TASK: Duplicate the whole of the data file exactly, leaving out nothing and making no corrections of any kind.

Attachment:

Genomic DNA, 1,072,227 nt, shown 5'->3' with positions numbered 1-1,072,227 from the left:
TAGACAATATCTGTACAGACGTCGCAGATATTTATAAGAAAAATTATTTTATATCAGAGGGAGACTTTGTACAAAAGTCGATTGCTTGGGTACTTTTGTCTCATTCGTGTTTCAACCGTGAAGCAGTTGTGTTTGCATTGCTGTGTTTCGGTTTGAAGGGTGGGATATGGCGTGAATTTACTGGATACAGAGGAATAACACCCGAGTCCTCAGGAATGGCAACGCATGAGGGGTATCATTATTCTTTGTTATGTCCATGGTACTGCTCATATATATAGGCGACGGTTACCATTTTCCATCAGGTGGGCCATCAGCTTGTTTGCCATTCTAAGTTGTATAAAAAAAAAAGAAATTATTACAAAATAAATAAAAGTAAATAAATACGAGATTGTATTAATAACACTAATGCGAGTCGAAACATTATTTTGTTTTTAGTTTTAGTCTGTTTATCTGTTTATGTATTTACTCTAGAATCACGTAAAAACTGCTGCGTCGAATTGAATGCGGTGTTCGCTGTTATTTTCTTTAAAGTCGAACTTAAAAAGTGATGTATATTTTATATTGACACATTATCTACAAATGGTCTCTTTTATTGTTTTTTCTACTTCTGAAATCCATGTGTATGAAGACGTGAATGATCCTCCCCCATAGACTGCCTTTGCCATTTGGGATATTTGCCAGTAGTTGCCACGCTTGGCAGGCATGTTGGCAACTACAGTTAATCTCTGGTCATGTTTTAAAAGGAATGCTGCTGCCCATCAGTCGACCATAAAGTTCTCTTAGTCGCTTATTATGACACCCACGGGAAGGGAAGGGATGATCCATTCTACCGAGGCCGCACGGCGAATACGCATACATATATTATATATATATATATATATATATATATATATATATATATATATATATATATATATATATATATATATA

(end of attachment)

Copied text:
Genomic DNA, 1,072,227 nt, shown 5'->3' with positions numbered 1-1,072,227 from the left:
TAGACAATATCTGTACAGACGTCGCAGATATTTATAAGAAAAATTATTTTATATCAGAGGGAGACTTTGTACAAAAGTCGATTGCTTGGGTACTTTTGTCTCATTCGTGTTTCAACCGTGAAGCAGTTGTGTTTGCATTGCTGTGTTTCGGTTTGAAGGGTGGGATATGGCGTGAATTTACTGGATACAGAGGAATAACACCCGAGTCCTCAGGAATGGCAACGCATGAGGGGTATCATTATTCTTTGTTATGTCCATGGTACTGCTCATATATATAGGCGACGGTTACCATTTTCCATCAGGTGGGCCATCAGCTTGTTTGCCATTCTAAGTTGTATAAAAAAAAAAGAAATTATTACAAAATAAATAAAAGTAAATAAATACGAGATTGTATTAATAACACTAATGCGAGTCGAAACATTATTTTGTTTTTAGTTTTAGTCTGTTTATCTGTTTATGTATTTACTCTAGAATCACGTAAAAACTGCTGCGTCGAATTGAATGCGGTGTTCGCTGTTATTTTCTTTAAAGTCGAACTTAAAAAGTGATGTATATTTTATATTGACACATTATCTACAAATGGTCTCTTTTATTGTTTTTTCTACTTCTGAAATCCATGTGTATGAAGACGTGAATGATCCTCCCCCATAGACTGCCTTTGCCATTTGGGATATTTGCCAGTAGTTGCCACGCTTGGCAGGCATGTTGGCAACTACAGTTAATCTCTGGTCATGTTTTAAAAGGAATGCTGCTGCCCATCAGTCGACCATAAAGTTCTCTTAGTCGCTTATTATGACACCCACGGGAAGGGAAGGGATGATCCATTCTACCGAGGCCGCACGGCGAATACGCATACATATATTATATATATATATATATATATATATATATATATATATATATATATATATATATATATATATATATATA